As a result of these factors, students have undergone learning losses amounting to around 0.6 years of learning-adjusted schooling, according to early estimates (Geven and Hasan 2020).

Percentage of people who had watched the TeleSchool transmission
Source: Gallup Pakistan, 2020

How have other countries re-integrated students into the school system and mitigated learning losses?

Following are some models of recovery adopted in other developing countries.

Tackling Dropouts: To address the issue of increasing drop-outs, several countries have initiated back-to-school campaigns to re-integrate children into the schooling system. In Kenya, community-based household mobilizations led to 96 percent of learners eventually re-enrolling. Additionally, in Mexico and Brazil, governments have adopted conditional cash transfers, tying cash support to families to school enrollment.

Overcoming Learning Losses: Similarly, to overcome learning losses, many countries have adopted some form of remedial learning.  In 2020, the Philippines government established summer schooling for students who had received a grade lower than 75 percent in the previous school year. While evidence on the effectiveness of such programs is still limited, interventions that focus on targeted instruction, with extended instruction time and condensed curricula are potential options to be explored for learning recovery (World Bank, 2021).

Building Resilience: School closures are not unique to COVID-19 and are likely to occur in the future as a result of climate-related disasters, conflicts, and public health emergencies. Remote and hybrid education is expected to continue after the pandemic (World Bank 2021). In case of repeated closures, strengthening remote learning systems is key. Many developing countries have employed multimodal strategies to ensure widespread access. In Peru, for example, the authorities have deployed a multi-modal strategy based on an assessment of the availability of different modes of technology and have used multiple channels like radio, television and the internet to stream educational content. Additionally, educational content has been created in nine native languages, making it more widely accessible . Moreover, telecommunication operators agreed to zero-rate the program’s core digital site so that students can access all available educational resources without paying for the bandwidth. This was combined with regular communication of weekly schedules for learning sessions, frequent teacher-student follow-up, and a strong monitoring system to understand the program’s coverage and engagement.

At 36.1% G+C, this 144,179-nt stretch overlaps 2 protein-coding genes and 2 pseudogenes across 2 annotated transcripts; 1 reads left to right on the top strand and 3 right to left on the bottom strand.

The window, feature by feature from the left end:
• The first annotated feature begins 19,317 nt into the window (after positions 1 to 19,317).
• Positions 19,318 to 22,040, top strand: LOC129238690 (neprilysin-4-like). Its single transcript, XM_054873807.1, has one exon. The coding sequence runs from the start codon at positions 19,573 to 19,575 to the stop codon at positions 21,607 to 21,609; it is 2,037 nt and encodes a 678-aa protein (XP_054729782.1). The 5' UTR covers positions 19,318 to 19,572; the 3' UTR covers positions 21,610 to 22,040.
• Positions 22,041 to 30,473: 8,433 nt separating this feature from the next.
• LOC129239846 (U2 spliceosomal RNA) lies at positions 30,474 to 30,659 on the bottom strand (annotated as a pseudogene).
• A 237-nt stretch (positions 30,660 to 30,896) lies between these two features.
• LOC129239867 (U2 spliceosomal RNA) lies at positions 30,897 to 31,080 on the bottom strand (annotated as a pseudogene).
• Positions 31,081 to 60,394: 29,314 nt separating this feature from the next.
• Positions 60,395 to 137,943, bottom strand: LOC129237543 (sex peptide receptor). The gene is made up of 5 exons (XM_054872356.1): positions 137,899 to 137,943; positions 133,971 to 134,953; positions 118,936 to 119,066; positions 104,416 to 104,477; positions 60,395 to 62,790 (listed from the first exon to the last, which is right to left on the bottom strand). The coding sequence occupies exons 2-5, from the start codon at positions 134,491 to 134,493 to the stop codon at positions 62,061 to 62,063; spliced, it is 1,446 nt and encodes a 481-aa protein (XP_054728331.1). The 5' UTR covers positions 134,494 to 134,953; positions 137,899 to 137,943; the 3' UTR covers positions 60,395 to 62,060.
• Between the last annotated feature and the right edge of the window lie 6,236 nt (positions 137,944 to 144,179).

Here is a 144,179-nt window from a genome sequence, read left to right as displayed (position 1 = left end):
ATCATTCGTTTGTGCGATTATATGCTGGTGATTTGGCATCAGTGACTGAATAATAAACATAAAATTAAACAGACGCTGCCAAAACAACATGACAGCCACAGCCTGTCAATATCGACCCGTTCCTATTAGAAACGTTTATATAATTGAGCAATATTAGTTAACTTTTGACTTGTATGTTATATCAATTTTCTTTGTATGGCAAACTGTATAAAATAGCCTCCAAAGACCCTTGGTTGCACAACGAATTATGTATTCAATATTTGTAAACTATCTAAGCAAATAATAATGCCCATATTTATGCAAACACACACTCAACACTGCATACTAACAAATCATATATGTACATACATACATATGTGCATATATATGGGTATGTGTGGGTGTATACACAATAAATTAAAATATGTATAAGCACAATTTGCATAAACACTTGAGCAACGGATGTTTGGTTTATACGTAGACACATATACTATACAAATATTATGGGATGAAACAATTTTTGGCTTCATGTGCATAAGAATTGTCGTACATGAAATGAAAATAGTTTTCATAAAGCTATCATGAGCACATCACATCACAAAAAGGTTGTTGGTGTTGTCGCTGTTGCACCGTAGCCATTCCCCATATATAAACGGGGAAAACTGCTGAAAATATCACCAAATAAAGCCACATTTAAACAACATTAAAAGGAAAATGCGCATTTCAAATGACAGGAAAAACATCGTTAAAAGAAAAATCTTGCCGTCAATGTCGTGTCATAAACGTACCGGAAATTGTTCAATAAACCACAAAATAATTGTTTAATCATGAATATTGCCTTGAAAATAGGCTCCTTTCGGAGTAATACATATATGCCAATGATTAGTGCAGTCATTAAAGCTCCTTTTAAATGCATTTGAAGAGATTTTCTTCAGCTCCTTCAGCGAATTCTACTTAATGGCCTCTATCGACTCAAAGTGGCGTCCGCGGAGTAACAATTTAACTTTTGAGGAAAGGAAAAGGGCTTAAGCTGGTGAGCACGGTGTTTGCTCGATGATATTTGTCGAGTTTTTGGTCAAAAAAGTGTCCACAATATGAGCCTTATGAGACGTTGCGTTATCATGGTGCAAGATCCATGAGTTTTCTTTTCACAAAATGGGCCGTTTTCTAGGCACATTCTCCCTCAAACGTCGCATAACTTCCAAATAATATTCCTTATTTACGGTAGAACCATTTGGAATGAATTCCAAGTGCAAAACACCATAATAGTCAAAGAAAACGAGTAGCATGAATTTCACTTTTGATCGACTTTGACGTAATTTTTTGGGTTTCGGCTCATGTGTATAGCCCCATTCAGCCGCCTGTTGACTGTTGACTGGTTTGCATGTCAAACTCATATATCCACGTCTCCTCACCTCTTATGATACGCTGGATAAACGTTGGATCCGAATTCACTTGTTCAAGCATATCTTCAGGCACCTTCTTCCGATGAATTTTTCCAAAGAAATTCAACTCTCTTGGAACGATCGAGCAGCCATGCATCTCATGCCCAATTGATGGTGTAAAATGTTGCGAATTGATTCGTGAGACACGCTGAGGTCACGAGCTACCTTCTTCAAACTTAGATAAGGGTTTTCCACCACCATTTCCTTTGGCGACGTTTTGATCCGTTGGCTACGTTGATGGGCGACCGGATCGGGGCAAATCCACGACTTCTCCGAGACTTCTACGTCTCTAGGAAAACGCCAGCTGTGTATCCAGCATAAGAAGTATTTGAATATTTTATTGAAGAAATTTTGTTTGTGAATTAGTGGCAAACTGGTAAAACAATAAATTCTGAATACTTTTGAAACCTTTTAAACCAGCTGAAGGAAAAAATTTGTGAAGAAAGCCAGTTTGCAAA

How can these strategies be implemented in Pakistan?

While cross-country examples can shed light on innovative strategies, Pakistan’s recovery strategy needs to be anchored in evidence, with considerations for capacity, budget constraints and other relevant factors.

There are no neat solutions to the losses faced by the education sector in Pakistan during COVID-19 but there are a few areas which require greater focus from policymakers. Some questions to be explored for future interventions are:

  • What strategies can be employed to re-integrate drop-outs into the formal schooling system?
  • What can an effective strategy for remedial learning look like in Pakistan?
  • How can we improve the current system of remote learning to build resilient systems by establishing learning continuity between the home and school environments?
  • How can government initiatives address gender-related inequalities in re-integration and learning loss?
  • How can stakeholders in the wider ecosystem be leveraged to provide learning solutions to address learning loss?


  • “The State of the Global Education Crisis: A Path to Recovery”. World Bank, UNESCO, and UNICEF, 2021.
  • “Brief on Learning Continuity Amidst COVID-19”. UNICEF, 2020.
  • Geven and Hasan, “Learning Losses in Pakistan Due to COVID-19 Closures: A Technical Note on Simulation Results”. World Bank, 2020.
  • Geven et al. “SMS Girl Data Insights”. World Bank, 2022.
  • Malik et al. “Girls’ Lived Experiences of School Closures: Insights From Interviews With Girls and Mothers in Punjab, Pakistan” South Asia Gender Innovation Lab, World Bank, 2022.
  • Muñoz-Najar et al. “Remote Learning During COVID-19: Lessons from Today, Principles for Tomorrow”. World Bank, 2021.
  • Zacharia, Sharon, “Pakistan: TeleSchool and Taleem Ghar (Educational TV at home)”. World Bank, OECD, Global Education Innovation Fund, 2020.
  • “Remediating Learning Loss”, World Bank, 2021.
  • “Assessment of Students’ Learning Loss: COVID-19 in Punjab”, Punjab Examination Council, 2020.